With a commitment to flavorful, bayou-infused cuisine, Joe's Dreyfus Store Restaurant upholds the traditions of warmth and hospitality established during its past life as Civil War-era general store. A bevy of buxom burgers and poboys ($5.99-$11.95) sing a lunchtime siren's song that leaves taste buds enthralled. When Richter-level rumbles leave stomachs shaking from want, dinner options like the timelessly glamorous oysters Bienville ($8.99) or the 21-day aged filet mignon ($21.99) provide more replete repasts.
Licensed massage therapist Tammy Coggins works to fight stress and pain with deep-tissue, Swedish, and lymphatic-drainage massage techniques. Coggins performs additional modalities including craniosacral therapy, designed to lengthen and align the spine, and visceral manipulation, during which she applies soft force to the connective tissues.
The flavors found in El Chico’s fajitas are a tasty testament to what the Mexican eatery does best: cultivating a menu that bustles with authentic Mexican and Tex-Mex dishes. Fajitas provide a savory meal for two, with flour tortillas embracing veggies and chicken, beef, or a combination of the two with the gusto of a bear giving a bear hug. Meals arrive on a sizzling skillet touting succulent morsels alongside a cadre of colorful veggies, rice, frijoles rancheros, and a hearty dollop of pico de gallo and guacamole.
Put on your oversized novelty monocle and peruse the menu to begin the assembly of a fine dinner. Start act one with Louisiana crawfish pomponette (with sweet pea custard, white truffle oil, and roasted garlic crème fraiche; $10) before carefully considering the entrees. Opt for a center-cut rib eye for the meatiest of offerings, with charred eggplant boisillo, manchego, marcona almond, papas fritas, and mojo picon ($35). Or try out the sea scallops with marinated zucchini, bacon, frisee, and preserved orange sauce ($33). Minimalists will love the look of the duck (smoked breast meat and confit leg, with oregano white-bean salad, Hudson Valley foie gras, and salsa verde, $35), while flavor collectors can rejoice with dessert, such as the Southern pecan pie, with Steen's ice cream and bourbon crème anglaise ($8).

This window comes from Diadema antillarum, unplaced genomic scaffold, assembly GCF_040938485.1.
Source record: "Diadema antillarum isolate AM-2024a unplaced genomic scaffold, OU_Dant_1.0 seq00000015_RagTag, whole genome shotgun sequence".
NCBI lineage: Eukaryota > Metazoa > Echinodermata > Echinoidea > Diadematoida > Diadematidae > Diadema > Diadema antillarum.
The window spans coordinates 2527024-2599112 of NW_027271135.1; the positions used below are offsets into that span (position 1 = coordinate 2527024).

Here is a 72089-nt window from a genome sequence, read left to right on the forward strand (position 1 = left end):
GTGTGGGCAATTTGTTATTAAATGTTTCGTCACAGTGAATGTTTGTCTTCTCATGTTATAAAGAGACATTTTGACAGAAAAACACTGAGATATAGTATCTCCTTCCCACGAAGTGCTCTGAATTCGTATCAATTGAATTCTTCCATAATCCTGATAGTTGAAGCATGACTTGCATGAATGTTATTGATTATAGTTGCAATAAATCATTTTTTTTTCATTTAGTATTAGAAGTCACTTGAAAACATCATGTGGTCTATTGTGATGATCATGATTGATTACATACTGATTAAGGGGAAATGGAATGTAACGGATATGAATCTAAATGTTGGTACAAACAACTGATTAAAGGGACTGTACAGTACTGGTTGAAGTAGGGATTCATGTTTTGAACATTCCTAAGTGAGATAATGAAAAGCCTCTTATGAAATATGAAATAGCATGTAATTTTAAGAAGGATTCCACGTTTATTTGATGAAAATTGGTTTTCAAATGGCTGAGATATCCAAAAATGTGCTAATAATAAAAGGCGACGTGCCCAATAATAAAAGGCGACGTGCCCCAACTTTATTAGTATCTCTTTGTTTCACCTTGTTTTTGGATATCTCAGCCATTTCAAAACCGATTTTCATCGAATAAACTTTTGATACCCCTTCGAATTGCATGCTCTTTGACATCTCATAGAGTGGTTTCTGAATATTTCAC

Adelaida Cuellar first sold her authentic Mexican fare to the hungry public at the 1926 Kaufman County Fair, where she manned a chili and tamale stand. In the face of increasing demand, her five sons helped her open the first El Chico restaurant in Dallas in 1940, and the franchise blossomed—much like a seed blossoms into a human. Today, at the almost 100 restaurants scattered throughout the South, chefs prepare hearty portions of traditional fare, including tacos, burritos, and fajitas, as well as tableside guacamole and, of course, tamales. Margaritas, cocktails, wines, and beers help wash down these south-of-the-border feasts.
Munchies boasts a simple menu of fast Mexican-American fare, as well as all-inclusive meals for two. For this dine-in or takeout feast, customers can select one appetizer, such as chips and queso (a $3.79 value), to kick things off. With just six types of entrees including burritos, tacos, salads, and quesadillas, guests can spend their evenings engrossed in riveting conversation with dates or indecisive litigators rather than fretting over what to order. Two entrees, such as 12-inch carnitas burrito with slow-roasted pulled pork (a $9.27 value) and a chicken quesadilla (an $8.72 value), stuff stomachs, and two beverages wash it all down (a $3.90 total value).
Celebrating its seventh anniversary in August, El Mariachi’s family of epicureans crafts authentic Mexican meals with fresh ingredients and traditional recipes. Tables can devour complimentary bowls of chips and hot sauce while ordering meaty plates of carne asada ($12.95) or beef chimichangas ($9.25) to fuel a night of gossiping about the sun behind its back. Enchilada-bound shrimp don tortilla bathing suits before diving into pools of homemade chili sauce ($8.95), and pairs of hungry diners can fill the fajitas for two with a simple choice of chicken or beef ($19.95), reaching a détente as their stomach growls subside. Lunchtime visitors can dress a tamale and a taco ($5.75 for both) in one of seven sauces, including cheesy queso, chocolatey mole, or spicy ranchero. With a casual atmosphere and a kids’ menu of tacos and burgers, El Mariachi makes an ideal pit stop for families and salsa-fueled racecars.